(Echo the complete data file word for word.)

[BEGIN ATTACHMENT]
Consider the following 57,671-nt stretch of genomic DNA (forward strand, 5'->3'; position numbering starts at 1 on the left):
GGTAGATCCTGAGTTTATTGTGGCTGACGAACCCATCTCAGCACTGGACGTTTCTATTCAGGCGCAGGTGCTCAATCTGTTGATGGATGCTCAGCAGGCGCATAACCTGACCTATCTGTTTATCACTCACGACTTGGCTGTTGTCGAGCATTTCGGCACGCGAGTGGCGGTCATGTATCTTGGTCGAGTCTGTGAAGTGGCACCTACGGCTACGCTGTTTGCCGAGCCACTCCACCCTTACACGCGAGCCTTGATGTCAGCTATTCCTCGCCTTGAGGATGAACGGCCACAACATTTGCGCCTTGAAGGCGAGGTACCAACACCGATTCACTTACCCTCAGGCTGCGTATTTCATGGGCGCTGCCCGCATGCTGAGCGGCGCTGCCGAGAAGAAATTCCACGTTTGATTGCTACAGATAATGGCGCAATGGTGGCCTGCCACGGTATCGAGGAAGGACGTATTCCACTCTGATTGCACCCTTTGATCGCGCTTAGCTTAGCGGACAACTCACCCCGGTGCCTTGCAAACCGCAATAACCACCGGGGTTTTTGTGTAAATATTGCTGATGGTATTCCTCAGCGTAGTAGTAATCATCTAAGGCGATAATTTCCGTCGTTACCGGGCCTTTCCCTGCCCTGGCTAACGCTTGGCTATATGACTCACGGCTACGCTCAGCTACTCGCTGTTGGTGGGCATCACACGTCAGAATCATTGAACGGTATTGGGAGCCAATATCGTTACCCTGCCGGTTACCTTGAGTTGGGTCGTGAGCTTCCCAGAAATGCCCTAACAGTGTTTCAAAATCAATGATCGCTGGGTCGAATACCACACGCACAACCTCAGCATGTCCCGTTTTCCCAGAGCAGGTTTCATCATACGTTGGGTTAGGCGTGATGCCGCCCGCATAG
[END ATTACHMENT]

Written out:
Consider the following 57,671-nt stretch of genomic DNA (forward strand, 5'->3'; position numbering starts at 1 on the left):
GGTAGATCCTGAGTTTATTGTGGCTGACGAACCCATCTCAGCACTGGACGTTTCTATTCAGGCGCAGGTGCTCAATCTGTTGATGGATGCTCAGCAGGCGCATAACCTGACCTATCTGTTTATCACTCACGACTTGGCTGTTGTCGAGCATTTCGGCACGCGAGTGGCGGTCATGTATCTTGGTCGAGTCTGTGAAGTGGCACCTACGGCTACGCTGTTTGCCGAGCCACTCCACCCTTACACGCGAGCCTTGATGTCAGCTATTCCTCGCCTTGAGGATGAACGGCCACAACATTTGCGCCTTGAAGGCGAGGTACCAACACCGATTCACTTACCCTCAGGCTGCGTATTTCATGGGCGCTGCCCGCATGCTGAGCGGCGCTGCCGAGAAGAAATTCCACGTTTGATTGCTACAGATAATGGCGCAATGGTGGCCTGCCACGGTATCGAGGAAGGACGTATTCCACTCTGATTGCACCCTTTGATCGCGCTTAGCTTAGCGGACAACTCACCCCGGTGCCTTGCAAACCGCAATAACCACCGGGGTTTTTGTGTAAATATTGCTGATGGTATTCCTCAGCGTAGTAGTAATCATCTAAGGCGATAATTTCCGTCGTTACCGGGCCTTTCCCTGCCCTGGCTAACGCTTGGCTATATGACTCACGGCTACGCTCAGCTACTCGCTGTTGGTGGGCATCACACGTCAGAATCATTGAACGGTATTGGGAGCCAATATCGTTACCCTGCCGGTTACCTTGAGTTGGGTCGTGAGCTTCCCAGAAATGCCCTAACAGTGTTTCAAAATCAATGATCGCTGGGTCGAATACCACACGCACAACCTCAGCATGTCCCGTTTTCCCAGAGCAGGTTTCATCATACGTTGGGTTAGGCGTGATGCCGCCCGCATAG